100 Mile RCMP cruiser. (Patrick Davies photo - 100 Mile Free Press)

100 Mile RCMP cruiser. (Patrick Davies photo - 100 Mile Free Press)

Rural police presence ‘unsatisfactory’: CRD directors

There are concerns that lack of policing could lead to incidents of vigilante justice

Leaders in the South Cariboo are speaking out about the “unsatisfactory” level of policing services in rural communities and concerns it could lead to vigilante justice.

Al Richmond, Cariboo Regional District Area G director for 108 Mile Ranch and Lac La Hache, brought up the issue at last week’s South Cariboo Joint Committee meeting, stating that rural residents who pay hefty taxes for RCMP protection aren’t getting the services they pay for.

“Area G and Area L pay a lot of money for RCMP policing based on their property taxation,” Richmond said at the meeting Thursday, which was attended remotely by 100 Mile RCMP Staff Sgt. Svend Nielsen.

“We need to look at how we’re going to provide a better policing presence in rural areas.”

CRD chair and Area H director Margo Wagner echoed Richmond’s concerns, noting that property crime in the Forest Grove and Canim Lake area is prompting some residents to threaten to take matters into their own hands.

“I’m really, really worried I’m going to have some vigilante justice taking place out here,” Wagner said. “I hear from these guys frequently that they’re just done. If someone comes on their property, it’s not going to be pretty. And that scares the hell out of me.”

Nielsen said staffing levels and an overall increase in the seriousness of files have presented challenges for members, while changes to the “accounting we have to do through the court process” have also diverted members’ time and energy from being out on active patrol.

While attempts have been made to increase members’ presence in outlying areas through the RCMP’s Rural Crime Prevention Plan, Nielsen said demands on existing and more serious files don’t always make that increase a reality.

“It’s difficult to try and do something different with the demands that we have with the files we’re already getting,” he said. “I’m not going to sit here and promise you the world when I can’t do that. We try to do the best job we can with the people and the manpower we have. And honestly, I can’t expect my team to do anything more than they really can right now.”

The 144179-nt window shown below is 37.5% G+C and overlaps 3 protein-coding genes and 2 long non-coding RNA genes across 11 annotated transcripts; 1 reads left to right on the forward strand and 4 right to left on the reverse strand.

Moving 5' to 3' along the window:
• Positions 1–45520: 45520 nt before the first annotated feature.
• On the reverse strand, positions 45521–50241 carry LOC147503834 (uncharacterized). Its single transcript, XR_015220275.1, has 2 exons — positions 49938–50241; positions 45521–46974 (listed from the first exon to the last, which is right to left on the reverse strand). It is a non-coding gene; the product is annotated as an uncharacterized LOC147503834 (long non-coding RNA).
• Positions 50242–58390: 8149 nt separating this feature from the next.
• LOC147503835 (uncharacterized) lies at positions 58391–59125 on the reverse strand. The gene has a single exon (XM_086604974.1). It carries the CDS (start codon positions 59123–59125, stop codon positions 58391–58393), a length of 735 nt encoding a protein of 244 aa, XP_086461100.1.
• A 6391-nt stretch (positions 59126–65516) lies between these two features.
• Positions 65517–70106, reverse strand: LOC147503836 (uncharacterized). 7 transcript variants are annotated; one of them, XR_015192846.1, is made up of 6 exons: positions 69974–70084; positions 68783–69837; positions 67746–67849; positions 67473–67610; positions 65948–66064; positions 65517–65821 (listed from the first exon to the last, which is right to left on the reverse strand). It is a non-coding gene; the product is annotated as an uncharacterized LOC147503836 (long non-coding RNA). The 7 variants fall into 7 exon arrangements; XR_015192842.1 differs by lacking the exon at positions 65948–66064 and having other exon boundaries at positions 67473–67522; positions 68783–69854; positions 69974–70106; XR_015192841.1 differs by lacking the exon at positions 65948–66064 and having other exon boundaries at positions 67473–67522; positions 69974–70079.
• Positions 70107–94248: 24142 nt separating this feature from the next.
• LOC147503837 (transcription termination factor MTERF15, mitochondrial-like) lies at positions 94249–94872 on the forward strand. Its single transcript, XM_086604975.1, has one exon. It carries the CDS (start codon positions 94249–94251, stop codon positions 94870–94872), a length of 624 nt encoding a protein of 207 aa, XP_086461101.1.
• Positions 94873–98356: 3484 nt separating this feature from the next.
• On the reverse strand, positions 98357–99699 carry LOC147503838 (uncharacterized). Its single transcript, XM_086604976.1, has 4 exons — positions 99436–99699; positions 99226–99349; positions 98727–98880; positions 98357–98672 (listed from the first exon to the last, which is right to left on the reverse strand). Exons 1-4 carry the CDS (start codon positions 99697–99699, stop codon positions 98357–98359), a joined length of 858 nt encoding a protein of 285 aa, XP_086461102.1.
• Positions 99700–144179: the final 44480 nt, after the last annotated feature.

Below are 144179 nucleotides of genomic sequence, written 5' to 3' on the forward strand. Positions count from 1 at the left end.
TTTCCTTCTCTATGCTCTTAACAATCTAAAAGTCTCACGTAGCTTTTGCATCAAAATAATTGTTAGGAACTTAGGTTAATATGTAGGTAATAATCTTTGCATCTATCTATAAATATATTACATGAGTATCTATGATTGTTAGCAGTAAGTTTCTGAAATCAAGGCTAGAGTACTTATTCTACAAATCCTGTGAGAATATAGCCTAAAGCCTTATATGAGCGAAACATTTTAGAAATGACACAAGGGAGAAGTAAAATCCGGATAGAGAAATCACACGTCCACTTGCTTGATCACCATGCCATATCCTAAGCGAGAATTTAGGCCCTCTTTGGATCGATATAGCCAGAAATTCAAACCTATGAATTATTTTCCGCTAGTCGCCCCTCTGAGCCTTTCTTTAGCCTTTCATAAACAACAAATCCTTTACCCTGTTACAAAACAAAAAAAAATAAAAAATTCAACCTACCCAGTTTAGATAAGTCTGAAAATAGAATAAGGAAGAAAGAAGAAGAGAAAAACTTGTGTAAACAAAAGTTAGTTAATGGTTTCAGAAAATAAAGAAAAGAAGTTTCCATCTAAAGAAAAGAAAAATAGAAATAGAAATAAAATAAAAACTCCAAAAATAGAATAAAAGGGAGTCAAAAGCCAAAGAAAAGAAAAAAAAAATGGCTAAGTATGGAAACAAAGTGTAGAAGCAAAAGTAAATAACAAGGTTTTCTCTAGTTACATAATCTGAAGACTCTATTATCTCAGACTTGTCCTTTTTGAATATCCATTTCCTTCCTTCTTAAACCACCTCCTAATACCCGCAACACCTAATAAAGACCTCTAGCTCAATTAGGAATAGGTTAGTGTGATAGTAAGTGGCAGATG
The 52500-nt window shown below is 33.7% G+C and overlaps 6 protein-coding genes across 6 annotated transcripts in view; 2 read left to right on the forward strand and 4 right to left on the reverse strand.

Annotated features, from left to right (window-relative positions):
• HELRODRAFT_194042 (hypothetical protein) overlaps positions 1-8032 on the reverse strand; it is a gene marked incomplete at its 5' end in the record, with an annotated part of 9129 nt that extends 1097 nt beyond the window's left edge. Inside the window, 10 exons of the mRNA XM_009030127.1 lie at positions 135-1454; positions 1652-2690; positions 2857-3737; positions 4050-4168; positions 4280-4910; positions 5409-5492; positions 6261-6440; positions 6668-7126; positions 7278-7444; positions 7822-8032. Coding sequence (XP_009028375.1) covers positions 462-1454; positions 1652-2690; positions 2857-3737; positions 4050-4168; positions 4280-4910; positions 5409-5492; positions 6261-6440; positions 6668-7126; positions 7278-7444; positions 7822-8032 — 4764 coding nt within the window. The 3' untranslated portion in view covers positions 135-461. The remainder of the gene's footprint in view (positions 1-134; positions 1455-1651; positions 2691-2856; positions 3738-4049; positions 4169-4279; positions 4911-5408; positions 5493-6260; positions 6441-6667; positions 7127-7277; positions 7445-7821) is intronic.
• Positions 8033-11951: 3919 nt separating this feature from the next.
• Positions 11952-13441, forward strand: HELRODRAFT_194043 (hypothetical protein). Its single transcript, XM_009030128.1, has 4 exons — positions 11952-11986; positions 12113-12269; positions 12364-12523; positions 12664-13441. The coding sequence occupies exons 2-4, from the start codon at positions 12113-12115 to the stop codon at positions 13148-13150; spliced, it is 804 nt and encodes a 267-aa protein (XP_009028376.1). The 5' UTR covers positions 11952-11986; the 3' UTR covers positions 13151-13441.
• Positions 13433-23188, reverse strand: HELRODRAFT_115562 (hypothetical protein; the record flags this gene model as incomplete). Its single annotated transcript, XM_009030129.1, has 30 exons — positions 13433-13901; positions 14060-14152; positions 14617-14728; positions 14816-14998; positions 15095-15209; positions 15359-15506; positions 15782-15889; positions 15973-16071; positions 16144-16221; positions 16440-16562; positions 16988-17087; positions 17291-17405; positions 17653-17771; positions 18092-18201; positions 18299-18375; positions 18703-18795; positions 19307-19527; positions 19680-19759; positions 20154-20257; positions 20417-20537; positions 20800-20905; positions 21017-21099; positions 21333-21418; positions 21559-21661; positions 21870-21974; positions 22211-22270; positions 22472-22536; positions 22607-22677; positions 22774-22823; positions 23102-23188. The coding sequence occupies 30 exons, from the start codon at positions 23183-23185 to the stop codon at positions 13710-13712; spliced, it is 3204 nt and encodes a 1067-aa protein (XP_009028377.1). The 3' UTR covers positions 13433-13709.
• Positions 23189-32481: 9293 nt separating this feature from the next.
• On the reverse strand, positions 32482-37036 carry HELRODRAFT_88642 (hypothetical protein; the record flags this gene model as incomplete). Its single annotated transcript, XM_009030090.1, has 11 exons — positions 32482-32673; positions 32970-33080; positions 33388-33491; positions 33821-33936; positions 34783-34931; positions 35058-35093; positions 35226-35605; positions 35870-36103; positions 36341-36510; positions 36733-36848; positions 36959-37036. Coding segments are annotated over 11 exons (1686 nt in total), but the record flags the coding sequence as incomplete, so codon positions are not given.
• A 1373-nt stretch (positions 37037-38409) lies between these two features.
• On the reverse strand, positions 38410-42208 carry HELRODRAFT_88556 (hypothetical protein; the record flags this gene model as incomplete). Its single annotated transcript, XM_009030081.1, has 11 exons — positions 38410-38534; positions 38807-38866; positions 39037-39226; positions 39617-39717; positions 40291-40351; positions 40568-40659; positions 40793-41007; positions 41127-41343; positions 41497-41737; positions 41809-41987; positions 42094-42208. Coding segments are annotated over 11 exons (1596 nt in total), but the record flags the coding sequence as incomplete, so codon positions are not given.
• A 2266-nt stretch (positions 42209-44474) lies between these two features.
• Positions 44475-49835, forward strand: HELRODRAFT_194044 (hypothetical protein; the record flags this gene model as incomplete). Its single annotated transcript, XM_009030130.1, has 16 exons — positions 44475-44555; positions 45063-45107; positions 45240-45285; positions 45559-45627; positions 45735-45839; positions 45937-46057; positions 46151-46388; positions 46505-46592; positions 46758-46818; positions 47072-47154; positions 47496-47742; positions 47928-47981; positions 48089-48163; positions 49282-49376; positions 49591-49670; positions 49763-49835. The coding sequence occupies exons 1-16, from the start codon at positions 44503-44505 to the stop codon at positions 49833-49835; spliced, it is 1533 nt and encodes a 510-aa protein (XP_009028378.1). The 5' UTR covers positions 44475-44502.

An additional RCMP member is on its way to the local detachment next month, Neilsen pointed out, in part thanks to the push for more help from local government.

While property crime was top of mind for area directors at last week’s meeting, Richmond later told the Free Press his concerns stem from infractions that are being documented and reported to RCMP by residents, but are not attended to or followed up on by police.

While he wouldn’t cite specific incidents, Richmond did point out that the funding for police is based on population, and his area – 108 Mile Ranch and Lac La Hache – has more than double the population of 100 Mile House.

“A lot of money comes from rural areas to fund policing and we aren’t seeing the presence,” he said.

Richmond said his concerns are “not a reflection of the local detachment,” nor does he believe that major crimes should “run second place” to less serious infractions. He said he will be meeting with Nielsen to further discuss the issue and will continue to mount pressure on other levels of government.

“We need to do the best we can to at least move forward with a solution,” he said.

In the meantime, Richmond encourages residents to continue calling the RCMP when they need assistance or have witnessed an incident, and to ask for a file number and the name of who they spoke with.

“It can’t just be me complaining to them, it needs to come from the people who are impacted,” Richmond said. “If we just let these things pass, the chances of it getting resolved is much less likely.”


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